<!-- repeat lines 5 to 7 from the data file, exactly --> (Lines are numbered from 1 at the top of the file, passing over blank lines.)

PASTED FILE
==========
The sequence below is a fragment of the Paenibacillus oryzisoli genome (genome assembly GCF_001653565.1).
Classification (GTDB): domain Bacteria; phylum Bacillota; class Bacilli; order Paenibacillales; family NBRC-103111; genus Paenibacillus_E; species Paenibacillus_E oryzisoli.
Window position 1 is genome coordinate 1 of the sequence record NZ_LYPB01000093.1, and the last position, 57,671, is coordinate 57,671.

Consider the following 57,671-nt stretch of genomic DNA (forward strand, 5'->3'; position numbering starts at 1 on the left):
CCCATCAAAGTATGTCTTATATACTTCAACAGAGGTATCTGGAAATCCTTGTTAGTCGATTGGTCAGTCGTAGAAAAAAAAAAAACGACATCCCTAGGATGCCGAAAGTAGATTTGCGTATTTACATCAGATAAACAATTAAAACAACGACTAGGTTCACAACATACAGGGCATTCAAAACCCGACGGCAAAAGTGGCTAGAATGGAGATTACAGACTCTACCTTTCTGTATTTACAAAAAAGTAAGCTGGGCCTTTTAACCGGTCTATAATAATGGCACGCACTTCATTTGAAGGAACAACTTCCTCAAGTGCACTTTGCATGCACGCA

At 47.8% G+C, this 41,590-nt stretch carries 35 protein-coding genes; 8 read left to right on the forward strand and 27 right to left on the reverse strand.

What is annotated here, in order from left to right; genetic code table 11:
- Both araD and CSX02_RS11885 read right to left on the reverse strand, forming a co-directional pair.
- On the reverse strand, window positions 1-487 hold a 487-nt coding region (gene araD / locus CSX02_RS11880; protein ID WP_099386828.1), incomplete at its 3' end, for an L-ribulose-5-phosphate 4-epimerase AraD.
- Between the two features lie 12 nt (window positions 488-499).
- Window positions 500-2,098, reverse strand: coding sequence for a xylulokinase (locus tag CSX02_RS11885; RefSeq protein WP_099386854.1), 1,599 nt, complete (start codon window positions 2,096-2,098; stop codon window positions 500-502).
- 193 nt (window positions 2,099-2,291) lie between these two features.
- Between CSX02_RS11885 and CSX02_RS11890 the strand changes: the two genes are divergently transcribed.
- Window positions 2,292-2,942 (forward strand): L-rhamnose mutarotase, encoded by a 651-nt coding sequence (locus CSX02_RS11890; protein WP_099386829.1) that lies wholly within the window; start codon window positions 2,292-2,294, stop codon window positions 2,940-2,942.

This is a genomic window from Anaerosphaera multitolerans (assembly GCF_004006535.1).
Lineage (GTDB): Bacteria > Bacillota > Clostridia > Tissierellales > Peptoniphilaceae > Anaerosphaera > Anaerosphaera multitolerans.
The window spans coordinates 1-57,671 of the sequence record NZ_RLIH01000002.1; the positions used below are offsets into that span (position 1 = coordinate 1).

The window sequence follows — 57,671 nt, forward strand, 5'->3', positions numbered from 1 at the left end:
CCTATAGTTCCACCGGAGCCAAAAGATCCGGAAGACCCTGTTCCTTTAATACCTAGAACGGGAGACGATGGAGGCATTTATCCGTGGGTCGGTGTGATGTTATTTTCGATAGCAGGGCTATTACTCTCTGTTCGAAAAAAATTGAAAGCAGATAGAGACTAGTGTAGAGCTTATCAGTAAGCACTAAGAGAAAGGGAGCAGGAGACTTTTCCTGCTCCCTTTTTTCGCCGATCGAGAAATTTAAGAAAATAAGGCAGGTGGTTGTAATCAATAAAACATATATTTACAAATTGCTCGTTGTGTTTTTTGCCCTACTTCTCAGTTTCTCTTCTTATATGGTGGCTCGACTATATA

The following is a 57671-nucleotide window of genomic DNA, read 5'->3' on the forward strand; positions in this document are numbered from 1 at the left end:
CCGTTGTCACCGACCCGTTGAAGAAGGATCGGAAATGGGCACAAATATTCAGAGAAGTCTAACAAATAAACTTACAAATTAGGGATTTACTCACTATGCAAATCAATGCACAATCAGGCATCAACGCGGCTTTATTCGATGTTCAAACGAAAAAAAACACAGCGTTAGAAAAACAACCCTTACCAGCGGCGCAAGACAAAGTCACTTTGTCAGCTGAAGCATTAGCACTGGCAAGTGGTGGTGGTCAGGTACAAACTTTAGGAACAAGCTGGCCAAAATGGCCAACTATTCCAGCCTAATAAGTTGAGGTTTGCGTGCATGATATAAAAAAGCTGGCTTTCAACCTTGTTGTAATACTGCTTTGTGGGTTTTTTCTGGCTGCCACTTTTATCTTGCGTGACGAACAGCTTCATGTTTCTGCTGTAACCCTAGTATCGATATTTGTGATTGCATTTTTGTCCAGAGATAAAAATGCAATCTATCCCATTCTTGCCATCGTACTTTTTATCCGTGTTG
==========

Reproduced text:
CCCATCAAAGTATGTCTTATATACTTCAACAGAGGTATCTGGAAATCCTTGTTAGTCGATTGGTCAGTCGTAGAAAAAAAAAAAACGACATCCCTAGGATGCCGAAAGTAGATTTGCGTATTTACATCAGATAAACAATTAAAACAACGACTAGGTTCACAACATACAGGGCATTCAAAACCCGACGGCAAAAGTGGCTAGAATGGAGATTACAGACTCTACCTTTCTGTATTTACAAAAAAGTAAGCTGGGCCTTTTAACCGGTCTATAATAATGGCACGCACTTCATTTGAAGGAACAACTTCCTCAAGTGCACTTTGCATGCACGCA

At 47.8% G+C, this 41,590-nt stretch carries 35 protein-coding genes; 8 read left to right on the forward strand and 27 right to left on the reverse strand.

What is annotated here, in order from left to right; genetic code table 11: